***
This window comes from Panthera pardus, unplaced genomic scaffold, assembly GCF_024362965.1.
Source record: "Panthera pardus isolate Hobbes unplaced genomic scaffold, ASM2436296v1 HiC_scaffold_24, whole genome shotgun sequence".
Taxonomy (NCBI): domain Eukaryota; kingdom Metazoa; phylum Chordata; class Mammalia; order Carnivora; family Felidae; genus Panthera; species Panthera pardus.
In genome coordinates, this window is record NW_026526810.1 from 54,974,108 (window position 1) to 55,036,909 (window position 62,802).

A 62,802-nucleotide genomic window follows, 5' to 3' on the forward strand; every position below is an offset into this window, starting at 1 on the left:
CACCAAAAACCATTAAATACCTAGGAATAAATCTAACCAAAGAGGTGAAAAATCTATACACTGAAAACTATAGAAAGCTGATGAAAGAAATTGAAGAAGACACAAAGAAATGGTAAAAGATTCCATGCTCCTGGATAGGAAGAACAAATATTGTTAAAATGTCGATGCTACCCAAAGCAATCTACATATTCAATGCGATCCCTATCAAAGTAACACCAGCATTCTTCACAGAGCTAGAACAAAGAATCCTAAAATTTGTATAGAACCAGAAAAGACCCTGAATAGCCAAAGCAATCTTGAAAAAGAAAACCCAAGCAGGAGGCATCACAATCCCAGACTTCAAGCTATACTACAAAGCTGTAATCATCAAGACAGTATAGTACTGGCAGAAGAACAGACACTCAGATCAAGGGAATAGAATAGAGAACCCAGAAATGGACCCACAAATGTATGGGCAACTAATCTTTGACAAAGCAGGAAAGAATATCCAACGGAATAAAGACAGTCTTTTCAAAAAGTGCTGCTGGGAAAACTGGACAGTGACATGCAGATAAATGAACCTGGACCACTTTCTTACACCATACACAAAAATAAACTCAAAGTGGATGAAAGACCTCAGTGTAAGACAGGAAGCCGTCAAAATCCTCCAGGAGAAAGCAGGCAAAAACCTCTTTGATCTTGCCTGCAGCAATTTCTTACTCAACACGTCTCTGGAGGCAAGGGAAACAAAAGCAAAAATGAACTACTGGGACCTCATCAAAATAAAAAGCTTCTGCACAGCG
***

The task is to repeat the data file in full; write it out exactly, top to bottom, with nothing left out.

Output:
This window comes from Panthera pardus, unplaced genomic scaffold, assembly GCF_024362965.1.
Source record: "Panthera pardus isolate Hobbes unplaced genomic scaffold, ASM2436296v1 HiC_scaffold_24, whole genome shotgun sequence".
Taxonomy (NCBI): domain Eukaryota; kingdom Metazoa; phylum Chordata; class Mammalia; order Carnivora; family Felidae; genus Panthera; species Panthera pardus.
In genome coordinates, this window is record NW_026526810.1 from 54,974,108 (window position 1) to 55,036,909 (window position 62,802).

A 62,802-nucleotide genomic window follows, 5' to 3' on the forward strand; every position below is an offset into this window, starting at 1 on the left:
CACCAAAAACCATTAAATACCTAGGAATAAATCTAACCAAAGAGGTGAAAAATCTATACACTGAAAACTATAGAAAGCTGATGAAAGAAATTGAAGAAGACACAAAGAAATGGTAAAAGATTCCATGCTCCTGGATAGGAAGAACAAATATTGTTAAAATGTCGATGCTACCCAAAGCAATCTACATATTCAATGCGATCCCTATCAAAGTAACACCAGCATTCTTCACAGAGCTAGAACAAAGAATCCTAAAATTTGTATAGAACCAGAAAAGACCCTGAATAGCCAAAGCAATCTTGAAAAAGAAAACCCAAGCAGGAGGCATCACAATCCCAGACTTCAAGCTATACTACAAAGCTGTAATCATCAAGACAGTATAGTACTGGCAGAAGAACAGACACTCAGATCAAGGGAATAGAATAGAGAACCCAGAAATGGACCCACAAATGTATGGGCAACTAATCTTTGACAAAGCAGGAAAGAATATCCAACGGAATAAAGACAGTCTTTTCAAAAAGTGCTGCTGGGAAAACTGGACAGTGACATGCAGATAAATGAACCTGGACCACTTTCTTACACCATACACAAAAATAAACTCAAAGTGGATGAAAGACCTCAGTGTAAGACAGGAAGCCGTCAAAATCCTCCAGGAGAAAGCAGGCAAAAACCTCTTTGATCTTGCCTGCAGCAATTTCTTACTCAACACGTCTCTGGAGGCAAGGGAAACAAAAGCAAAAATGAACTACTGGGACCTCATCAAAATAAAAAGCTTCTGCACAGCG